A move to cut thousands of hours of unnecessary HGV roadside spot checks could be delayed by years after the DVSA declined to invest in the technology needed to read smart tachograph data.

Under new EU regulations, operators are mandated to ensure all new trucks are fitted with smart tachographs from 15 June this year.

Unlike digital tachographs, smart tachographs can communicate remotely with roadside enforcement officers allowing them to remotely check tachograph data without stopping the vehicle.

This could cut unnecessary roadside checks by thousands of hours. Last year the DVSA performed 89,568 drivers’ hours checks and issued 4,759 prohibitions.

However, the DVSA is declining to develop the technology required to remotely monitor that data, arguing the results do not justify the expense at present.

Under the regulations the agency does not have to roll out the technology until 2034.

The DVSA’s head of enforcement policy, Gordon MacDonald, told MT this week: “Our enforcement staff already have a number of tools to very effectively target tachograph manipulation and drivers’ hours offences.

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“These tools mean it’s not currently effective or proportionate to invest large sums in developing the technology needed to communicate with smart tachographs from the roadside for enforcement purposes.

He added that “the technology will remain under consideration as smart tachographs enter more common usage".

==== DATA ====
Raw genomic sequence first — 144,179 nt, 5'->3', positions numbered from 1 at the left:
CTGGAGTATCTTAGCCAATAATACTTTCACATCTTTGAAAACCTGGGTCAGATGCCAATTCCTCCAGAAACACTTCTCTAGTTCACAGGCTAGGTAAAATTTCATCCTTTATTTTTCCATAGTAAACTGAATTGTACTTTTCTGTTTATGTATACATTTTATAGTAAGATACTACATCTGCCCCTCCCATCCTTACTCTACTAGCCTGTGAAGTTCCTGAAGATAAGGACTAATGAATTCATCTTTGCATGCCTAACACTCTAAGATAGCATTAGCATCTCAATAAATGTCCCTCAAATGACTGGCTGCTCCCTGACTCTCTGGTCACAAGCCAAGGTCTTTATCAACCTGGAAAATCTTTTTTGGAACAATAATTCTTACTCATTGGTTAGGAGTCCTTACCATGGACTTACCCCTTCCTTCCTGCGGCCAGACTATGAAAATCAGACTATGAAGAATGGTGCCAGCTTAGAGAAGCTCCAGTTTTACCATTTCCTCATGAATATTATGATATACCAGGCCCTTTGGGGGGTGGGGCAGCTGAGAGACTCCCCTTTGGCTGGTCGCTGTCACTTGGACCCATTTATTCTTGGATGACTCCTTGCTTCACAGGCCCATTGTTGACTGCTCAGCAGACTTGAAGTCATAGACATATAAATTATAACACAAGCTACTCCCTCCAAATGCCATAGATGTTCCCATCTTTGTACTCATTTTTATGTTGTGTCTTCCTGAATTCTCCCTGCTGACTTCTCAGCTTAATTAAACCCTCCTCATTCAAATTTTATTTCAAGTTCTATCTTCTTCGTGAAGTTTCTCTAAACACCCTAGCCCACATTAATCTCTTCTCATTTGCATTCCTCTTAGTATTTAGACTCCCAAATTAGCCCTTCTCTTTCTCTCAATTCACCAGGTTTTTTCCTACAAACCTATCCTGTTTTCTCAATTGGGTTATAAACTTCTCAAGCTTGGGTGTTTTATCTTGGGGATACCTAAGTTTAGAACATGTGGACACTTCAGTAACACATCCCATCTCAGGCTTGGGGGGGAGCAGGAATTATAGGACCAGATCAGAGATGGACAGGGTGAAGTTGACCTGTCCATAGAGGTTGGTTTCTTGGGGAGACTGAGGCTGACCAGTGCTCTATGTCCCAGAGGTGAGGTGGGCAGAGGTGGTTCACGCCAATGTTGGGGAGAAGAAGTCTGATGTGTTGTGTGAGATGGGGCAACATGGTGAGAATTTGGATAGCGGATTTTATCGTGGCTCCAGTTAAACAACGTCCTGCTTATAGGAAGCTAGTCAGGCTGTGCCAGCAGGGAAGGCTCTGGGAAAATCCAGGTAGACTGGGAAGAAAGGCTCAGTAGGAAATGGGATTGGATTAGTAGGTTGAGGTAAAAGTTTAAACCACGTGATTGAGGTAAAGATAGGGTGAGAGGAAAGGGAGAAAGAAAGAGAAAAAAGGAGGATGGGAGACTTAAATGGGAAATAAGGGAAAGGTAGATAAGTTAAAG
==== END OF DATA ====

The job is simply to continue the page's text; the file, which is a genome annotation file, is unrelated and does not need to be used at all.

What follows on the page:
RHA head of licensing and infrastructure policy, Tom Cotton said the DVSA’s decision was “extremely disappointing.”

He added: “Our members have invested in this technology to become compliant with these new regulations, so why is DVSA not prepared to show the same commitment?”

Referring to a series of recent IT problems at DVSA which prevented hauliers from paying their vehicle excise duty and uploading Driver CPC records, Cotton added: “Clearly DVSA needs to invest much more in their technology rather than rely on outdated systems.”

FTA head of licensing and compliance James Firth said: “The regulations allow enforcement agencies another 15 years to install this technology, so no one is in a hurry to do that.

“However, the technology is not entirely wasted as smart tachographs are more secure and its global positioning data and third speed trace will help officers better detect cabotage and driver hours infringements.”